Price Point: I couldn’t even give a good estimate due to the modifications needed + the custom made doors
Barker Cabinets seemed to be the cabinet company of my dreams! The cabinets are completely customizable to .25″ increments, while most semi-custom cabinets only come in 3″ increments. The quality seemed great — all American made, using Purebond Plywood (my fav!) and Blum hinges and drawer slides — and the price was right! Oh and did I mention that they are European-style cabinets with full overlay doors? There are tons of wood choices, but unfortunately the only color you can have them painted is white. The cabinets are RTA (ready to assemble), which means they also cost less. I decided to go for it!
I ordered all the pantry cabinets and the the lower cabinets , but not the island. Once you place your order you are locked in and have to eat the cost on any errors you made in ordering or designing. Because I wasn’t definitive on the island configuration, I decided to hold off on it and make a decision after the rest of the cabinets were installed.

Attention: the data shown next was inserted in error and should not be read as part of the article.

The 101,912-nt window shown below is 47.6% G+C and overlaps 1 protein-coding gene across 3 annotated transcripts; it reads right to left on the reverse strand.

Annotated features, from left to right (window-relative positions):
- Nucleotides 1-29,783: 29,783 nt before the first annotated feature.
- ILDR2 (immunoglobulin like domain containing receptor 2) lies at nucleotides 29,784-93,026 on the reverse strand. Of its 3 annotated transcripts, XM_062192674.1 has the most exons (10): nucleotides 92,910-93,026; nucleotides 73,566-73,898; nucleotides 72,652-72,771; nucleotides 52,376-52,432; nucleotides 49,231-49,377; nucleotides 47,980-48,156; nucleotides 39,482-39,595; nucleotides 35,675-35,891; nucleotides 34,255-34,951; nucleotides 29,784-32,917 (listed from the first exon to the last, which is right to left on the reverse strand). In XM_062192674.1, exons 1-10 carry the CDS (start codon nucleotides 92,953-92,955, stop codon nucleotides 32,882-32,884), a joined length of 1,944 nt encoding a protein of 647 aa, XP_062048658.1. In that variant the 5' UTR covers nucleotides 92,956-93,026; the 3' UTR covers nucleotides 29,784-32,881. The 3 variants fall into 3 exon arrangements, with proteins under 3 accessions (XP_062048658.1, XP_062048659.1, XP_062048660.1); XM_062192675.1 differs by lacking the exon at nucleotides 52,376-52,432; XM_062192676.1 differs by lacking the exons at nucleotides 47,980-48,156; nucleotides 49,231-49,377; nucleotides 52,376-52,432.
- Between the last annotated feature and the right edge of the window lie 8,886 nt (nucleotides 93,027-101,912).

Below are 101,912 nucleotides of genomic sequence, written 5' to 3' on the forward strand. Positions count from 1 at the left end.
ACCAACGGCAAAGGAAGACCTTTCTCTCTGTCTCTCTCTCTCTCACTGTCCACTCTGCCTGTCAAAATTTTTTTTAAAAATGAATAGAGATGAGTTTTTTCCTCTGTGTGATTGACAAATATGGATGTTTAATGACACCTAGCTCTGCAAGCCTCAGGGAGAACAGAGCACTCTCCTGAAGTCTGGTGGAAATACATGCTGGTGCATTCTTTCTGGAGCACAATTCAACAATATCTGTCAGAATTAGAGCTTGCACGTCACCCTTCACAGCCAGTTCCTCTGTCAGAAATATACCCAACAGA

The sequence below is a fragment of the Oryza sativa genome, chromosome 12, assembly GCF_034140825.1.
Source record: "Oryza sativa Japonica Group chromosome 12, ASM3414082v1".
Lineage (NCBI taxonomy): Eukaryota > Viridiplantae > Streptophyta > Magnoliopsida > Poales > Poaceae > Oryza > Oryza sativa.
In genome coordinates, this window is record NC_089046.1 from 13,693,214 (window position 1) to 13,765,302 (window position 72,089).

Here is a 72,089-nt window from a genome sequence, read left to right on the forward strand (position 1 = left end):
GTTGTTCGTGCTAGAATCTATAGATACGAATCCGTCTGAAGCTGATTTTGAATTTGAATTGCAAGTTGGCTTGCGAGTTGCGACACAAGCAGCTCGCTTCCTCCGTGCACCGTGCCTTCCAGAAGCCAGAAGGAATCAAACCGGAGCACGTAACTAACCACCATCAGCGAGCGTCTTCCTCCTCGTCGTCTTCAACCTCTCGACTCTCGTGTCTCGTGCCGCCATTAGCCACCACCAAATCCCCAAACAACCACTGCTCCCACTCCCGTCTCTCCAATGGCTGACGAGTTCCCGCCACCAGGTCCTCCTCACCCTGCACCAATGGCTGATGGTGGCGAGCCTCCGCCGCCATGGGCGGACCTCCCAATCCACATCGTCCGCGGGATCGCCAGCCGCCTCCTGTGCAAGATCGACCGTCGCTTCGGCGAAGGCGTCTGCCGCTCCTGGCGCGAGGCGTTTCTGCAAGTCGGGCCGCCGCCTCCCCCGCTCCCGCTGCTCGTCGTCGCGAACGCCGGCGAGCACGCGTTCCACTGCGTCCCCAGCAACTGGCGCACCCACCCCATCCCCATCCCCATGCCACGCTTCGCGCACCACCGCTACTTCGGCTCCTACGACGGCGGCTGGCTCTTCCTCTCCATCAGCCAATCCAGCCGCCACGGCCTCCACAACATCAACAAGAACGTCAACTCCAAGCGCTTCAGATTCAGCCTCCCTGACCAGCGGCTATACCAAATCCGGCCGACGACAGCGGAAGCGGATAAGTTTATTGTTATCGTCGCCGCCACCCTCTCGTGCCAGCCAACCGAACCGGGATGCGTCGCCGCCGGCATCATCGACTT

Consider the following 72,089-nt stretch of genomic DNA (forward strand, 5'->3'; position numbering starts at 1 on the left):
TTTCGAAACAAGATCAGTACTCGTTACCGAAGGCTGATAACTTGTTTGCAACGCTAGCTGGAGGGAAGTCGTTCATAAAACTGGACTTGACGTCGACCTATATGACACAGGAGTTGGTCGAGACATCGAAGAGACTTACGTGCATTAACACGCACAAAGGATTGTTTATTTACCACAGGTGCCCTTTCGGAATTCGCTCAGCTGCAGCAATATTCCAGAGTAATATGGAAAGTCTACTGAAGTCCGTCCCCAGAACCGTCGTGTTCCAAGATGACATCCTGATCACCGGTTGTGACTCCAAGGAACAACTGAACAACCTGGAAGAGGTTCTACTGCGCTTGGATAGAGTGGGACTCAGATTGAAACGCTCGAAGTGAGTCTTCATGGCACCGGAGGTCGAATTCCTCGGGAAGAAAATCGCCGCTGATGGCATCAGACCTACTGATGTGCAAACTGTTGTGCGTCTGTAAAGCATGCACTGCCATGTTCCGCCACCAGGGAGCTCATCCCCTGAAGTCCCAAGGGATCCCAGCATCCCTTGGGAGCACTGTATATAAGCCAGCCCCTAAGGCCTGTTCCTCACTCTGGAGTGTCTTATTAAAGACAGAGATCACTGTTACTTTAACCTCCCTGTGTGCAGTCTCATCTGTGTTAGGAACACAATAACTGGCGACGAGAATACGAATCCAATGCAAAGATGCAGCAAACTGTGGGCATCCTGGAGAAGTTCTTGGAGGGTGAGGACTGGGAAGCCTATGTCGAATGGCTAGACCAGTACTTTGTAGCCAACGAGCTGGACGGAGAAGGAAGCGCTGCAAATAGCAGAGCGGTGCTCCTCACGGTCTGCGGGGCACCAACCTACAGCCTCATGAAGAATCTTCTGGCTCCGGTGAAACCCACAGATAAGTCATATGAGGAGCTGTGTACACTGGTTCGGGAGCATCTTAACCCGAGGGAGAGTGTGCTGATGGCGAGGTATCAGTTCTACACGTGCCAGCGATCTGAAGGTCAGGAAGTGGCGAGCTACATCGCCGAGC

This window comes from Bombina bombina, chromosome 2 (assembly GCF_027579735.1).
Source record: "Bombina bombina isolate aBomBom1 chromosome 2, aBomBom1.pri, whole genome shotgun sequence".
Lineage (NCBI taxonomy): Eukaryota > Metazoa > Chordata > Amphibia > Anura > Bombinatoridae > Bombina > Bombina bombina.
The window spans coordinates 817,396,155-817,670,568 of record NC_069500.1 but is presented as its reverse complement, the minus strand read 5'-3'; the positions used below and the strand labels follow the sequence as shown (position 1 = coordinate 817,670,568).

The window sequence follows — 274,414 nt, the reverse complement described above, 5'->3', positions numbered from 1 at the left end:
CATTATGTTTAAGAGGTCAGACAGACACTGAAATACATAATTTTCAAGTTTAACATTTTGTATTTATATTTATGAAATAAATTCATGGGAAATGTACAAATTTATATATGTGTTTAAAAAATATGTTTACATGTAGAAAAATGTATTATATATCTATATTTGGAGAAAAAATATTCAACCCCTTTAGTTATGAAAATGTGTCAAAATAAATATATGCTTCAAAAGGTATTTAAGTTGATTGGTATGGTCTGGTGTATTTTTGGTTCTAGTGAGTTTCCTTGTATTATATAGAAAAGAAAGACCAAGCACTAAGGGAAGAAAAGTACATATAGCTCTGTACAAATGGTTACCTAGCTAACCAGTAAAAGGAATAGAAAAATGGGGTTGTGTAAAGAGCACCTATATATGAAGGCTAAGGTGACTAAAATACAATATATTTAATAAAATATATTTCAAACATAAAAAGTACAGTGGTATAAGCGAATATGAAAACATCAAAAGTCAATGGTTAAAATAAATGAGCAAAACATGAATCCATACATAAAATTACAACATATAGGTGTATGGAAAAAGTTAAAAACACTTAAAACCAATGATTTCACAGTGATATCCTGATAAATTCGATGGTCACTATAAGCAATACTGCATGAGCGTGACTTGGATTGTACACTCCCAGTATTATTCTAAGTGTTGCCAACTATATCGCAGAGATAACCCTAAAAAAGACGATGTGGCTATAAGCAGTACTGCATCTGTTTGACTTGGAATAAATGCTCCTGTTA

Here is the progression of the pantry wall…
I was determined to have the top row of cabinets match up. That meant raising the wall oven high enough to match the height of the refrigerator, which resulted in 2 drawers underneath.
Which later gave me the idea to have drawers all along the bottom. I tried putting a second cabinet above the wall oven. I also moved the wall oven to the far end to give some space between it and the fridge.
I liked the double drawers better. But the height still wasn’t right, so I tried small cabinets above both refrigerator and wall oven.
But that looked weird, so I lowered the height of the four pantry doors to match the fridge.
But there was still the matter of needing some separation between the fridge and oven. So in the end, this was the final design for my pantry wall. Look at all those quarter inch increments! Woohoo!!
Price Point: $7,344.59 (Remember that doesn’t include the island, but it does include upgraded doors and a ton of pull-outs)
The Barker ordering process was complex and deserves it’s own post, which will be forthcoming… and hopefully it won’t take me months to write.
In the meantime, you can check out pictures of the current state of the kitchen HERE, but here’s a sneak peek…